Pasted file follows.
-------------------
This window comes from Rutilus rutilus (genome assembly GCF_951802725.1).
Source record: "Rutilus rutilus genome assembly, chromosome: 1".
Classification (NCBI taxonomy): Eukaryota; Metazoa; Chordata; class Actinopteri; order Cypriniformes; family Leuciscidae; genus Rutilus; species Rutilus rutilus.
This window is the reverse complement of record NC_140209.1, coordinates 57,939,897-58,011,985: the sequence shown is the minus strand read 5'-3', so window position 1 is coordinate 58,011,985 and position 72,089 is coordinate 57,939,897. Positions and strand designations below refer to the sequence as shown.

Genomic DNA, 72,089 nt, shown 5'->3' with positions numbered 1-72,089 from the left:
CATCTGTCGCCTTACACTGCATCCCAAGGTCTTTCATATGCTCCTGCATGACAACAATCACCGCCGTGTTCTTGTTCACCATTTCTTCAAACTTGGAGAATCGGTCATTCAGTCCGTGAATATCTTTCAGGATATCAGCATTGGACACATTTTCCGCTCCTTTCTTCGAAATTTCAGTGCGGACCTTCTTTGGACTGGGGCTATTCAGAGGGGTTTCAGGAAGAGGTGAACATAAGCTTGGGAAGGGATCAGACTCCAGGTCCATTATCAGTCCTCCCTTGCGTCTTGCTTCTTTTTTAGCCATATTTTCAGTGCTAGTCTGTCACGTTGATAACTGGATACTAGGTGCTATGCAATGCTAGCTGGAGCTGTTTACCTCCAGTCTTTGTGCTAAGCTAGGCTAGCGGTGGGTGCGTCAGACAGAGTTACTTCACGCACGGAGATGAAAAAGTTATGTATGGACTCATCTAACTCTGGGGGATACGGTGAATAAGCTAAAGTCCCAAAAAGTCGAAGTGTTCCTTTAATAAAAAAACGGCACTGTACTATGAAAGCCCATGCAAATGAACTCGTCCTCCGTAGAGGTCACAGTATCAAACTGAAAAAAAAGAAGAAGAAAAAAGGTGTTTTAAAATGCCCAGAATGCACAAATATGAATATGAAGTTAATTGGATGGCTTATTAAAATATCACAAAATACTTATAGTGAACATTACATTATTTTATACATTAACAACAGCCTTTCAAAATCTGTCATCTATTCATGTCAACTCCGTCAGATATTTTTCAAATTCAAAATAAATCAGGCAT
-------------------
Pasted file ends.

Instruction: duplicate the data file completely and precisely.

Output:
This window comes from Rutilus rutilus (genome assembly GCF_951802725.1).
Source record: "Rutilus rutilus genome assembly, chromosome: 1".
Classification (NCBI taxonomy): Eukaryota; Metazoa; Chordata; class Actinopteri; order Cypriniformes; family Leuciscidae; genus Rutilus; species Rutilus rutilus.
This window is the reverse complement of record NC_140209.1, coordinates 57,939,897-58,011,985: the sequence shown is the minus strand read 5'-3', so window position 1 is coordinate 58,011,985 and position 72,089 is coordinate 57,939,897. Positions and strand designations below refer to the sequence as shown.

Genomic DNA, 72,089 nt, shown 5'->3' with positions numbered 1-72,089 from the left:
CATCTGTCGCCTTACACTGCATCCCAAGGTCTTTCATATGCTCCTGCATGACAACAATCACCGCCGTGTTCTTGTTCACCATTTCTTCAAACTTGGAGAATCGGTCATTCAGTCCGTGAATATCTTTCAGGATATCAGCATTGGACACATTTTCCGCTCCTTTCTTCGAAATTTCAGTGCGGACCTTCTTTGGACTGGGGCTATTCAGAGGGGTTTCAGGAAGAGGTGAACATAAGCTTGGGAAGGGATCAGACTCCAGGTCCATTATCAGTCCTCCCTTGCGTCTTGCTTCTTTTTTAGCCATATTTTCAGTGCTAGTCTGTCACGTTGATAACTGGATACTAGGTGCTATGCAATGCTAGCTGGAGCTGTTTACCTCCAGTCTTTGTGCTAAGCTAGGCTAGCGGTGGGTGCGTCAGACAGAGTTACTTCACGCACGGAGATGAAAAAGTTATGTATGGACTCATCTAACTCTGGGGGATACGGTGAATAAGCTAAAGTCCCAAAAAGTCGAAGTGTTCCTTTAATAAAAAAACGGCACTGTACTATGAAAGCCCATGCAAATGAACTCGTCCTCCGTAGAGGTCACAGTATCAAACTGAAAAAAAAGAAGAAGAAAAAAGGTGTTTTAAAATGCCCAGAATGCACAAATATGAATATGAAGTTAATTGGATGGCTTATTAAAATATCACAAAATACTTATAGTGAACATTACATTATTTTATACATTAACAACAGCCTTTCAAAATCTGTCATCTATTCATGTCAACTCCGTCAGATATTTTTCAAATTCAAAATAAATCAGGCAT